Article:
NCDC / Most Popular  Products / Conversion  Charts / Wind Chill Chart / Search / Help

Wind Chill Chart

Wind chill temperature is defined as that temperature in calm air which  provides the same chilling effect on a person as that for a particular  combination of temperature and wind. The chart below allows you to  estimate the wind chill temperature for a variety of temperature and wind  speeds. For example, if the temperature is 35 F and wind speed 15 mph do  the following: 1) find 35 F on the top row, 2) read down to the row with  15 mph, and 3) read the number in the intersection. In this example, the  figure is 25 F.

The importance of the wind chill index is as an indicator of how to  dress properly for winter weather. Wind chill does not affect your car's  antifreeze protection, freezing of water pipes, etc. In dressing for cold  weather an important factor to remember is that entrapped insulating air  warmed by body heat is the best protection against the cold. Consequently,  wear loose-fitting, lightweight, warm clothing in several layers. Outer  garments should be tightly-woven, water-repellant and hooded. Mittens snug  at the wrist are better protection than fingered gloves.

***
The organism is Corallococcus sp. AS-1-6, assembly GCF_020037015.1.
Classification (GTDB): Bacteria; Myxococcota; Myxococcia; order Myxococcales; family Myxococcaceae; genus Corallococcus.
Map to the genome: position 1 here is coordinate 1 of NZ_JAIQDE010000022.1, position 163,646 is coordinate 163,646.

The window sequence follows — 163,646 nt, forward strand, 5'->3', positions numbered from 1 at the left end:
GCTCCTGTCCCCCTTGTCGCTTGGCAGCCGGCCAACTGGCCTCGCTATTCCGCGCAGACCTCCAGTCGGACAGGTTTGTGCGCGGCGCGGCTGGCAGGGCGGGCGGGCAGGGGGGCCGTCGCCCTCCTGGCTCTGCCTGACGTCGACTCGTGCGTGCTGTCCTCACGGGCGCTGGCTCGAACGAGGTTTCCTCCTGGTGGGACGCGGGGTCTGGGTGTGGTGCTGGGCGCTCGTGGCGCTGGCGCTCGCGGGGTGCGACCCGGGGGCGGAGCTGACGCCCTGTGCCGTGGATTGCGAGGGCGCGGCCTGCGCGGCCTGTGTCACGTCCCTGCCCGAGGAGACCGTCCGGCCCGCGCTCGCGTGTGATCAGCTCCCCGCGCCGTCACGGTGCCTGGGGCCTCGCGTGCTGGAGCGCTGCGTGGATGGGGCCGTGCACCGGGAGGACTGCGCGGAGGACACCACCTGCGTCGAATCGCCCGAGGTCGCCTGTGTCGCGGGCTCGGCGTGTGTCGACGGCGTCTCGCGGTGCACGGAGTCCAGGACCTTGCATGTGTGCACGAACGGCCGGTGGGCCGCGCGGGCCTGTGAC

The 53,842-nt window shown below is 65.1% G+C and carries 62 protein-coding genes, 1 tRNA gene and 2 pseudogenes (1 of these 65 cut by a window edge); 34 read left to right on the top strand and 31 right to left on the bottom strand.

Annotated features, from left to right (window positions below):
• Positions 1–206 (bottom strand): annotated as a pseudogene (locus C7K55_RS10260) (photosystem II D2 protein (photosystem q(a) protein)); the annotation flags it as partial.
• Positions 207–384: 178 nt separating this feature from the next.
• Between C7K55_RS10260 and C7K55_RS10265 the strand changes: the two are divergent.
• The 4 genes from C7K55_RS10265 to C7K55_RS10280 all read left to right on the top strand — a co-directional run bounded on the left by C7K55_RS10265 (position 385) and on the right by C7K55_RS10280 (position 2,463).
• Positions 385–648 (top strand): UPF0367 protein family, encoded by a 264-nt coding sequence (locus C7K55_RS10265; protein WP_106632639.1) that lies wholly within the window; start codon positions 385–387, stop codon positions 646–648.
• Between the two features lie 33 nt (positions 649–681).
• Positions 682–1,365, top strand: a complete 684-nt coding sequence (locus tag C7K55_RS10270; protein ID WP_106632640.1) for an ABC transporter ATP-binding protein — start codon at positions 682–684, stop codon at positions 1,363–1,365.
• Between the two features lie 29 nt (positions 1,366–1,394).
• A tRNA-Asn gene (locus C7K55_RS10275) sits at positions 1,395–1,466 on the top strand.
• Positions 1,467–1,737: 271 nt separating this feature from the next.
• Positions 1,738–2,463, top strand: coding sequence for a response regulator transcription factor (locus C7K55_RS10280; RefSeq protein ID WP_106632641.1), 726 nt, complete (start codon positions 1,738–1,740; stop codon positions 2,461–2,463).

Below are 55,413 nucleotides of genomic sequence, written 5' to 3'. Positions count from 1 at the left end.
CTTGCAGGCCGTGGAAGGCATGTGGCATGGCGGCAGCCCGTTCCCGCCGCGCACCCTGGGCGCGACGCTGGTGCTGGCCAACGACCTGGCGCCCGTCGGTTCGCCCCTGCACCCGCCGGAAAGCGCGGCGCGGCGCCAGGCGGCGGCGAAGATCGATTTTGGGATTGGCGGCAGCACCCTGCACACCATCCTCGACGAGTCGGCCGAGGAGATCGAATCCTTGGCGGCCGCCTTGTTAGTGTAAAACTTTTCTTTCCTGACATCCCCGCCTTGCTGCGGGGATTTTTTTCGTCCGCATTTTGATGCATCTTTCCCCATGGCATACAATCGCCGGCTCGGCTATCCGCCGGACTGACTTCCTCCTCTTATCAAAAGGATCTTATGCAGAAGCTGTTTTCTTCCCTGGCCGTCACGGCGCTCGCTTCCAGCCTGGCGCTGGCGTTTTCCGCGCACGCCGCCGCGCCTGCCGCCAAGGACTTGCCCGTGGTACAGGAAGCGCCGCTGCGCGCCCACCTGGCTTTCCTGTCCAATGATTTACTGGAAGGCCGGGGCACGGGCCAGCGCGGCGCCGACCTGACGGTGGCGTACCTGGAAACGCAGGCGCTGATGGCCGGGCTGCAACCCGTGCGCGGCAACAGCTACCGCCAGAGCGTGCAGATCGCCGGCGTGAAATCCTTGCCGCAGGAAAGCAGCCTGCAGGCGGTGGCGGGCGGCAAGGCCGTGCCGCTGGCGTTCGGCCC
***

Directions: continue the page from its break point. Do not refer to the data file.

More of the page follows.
Wind speeds greater than 40 mph have little additional effect on  chilling. In using the table below, values of wind chill below -10 F are  considered bitterly cold. Values of wind chill below -20 F are extremely  cold -- human flesh will begin to freeze within one minute! ChillFactor

If you would like to calculate the wind chill index for combinations of  temperature and wind other than those given in the table above, you can  use the formula:

WC = 91.4 - (0.474677 - 0.020425 * V + 0.303107 *  SQRT(V)) * (91.4 - T)


WC = wind chill index
V = wind speed (mph)
T =  temperature ( F)

Downloaded Thursday, 04-Dec-2008 21:42:14 EST
Last Updated Friday,  04-Jun-2004 15:22:37 EDT by ncdc.webmaster@noaa.gov
Please  see the NCDC  Contact Page if you have questions or  comments.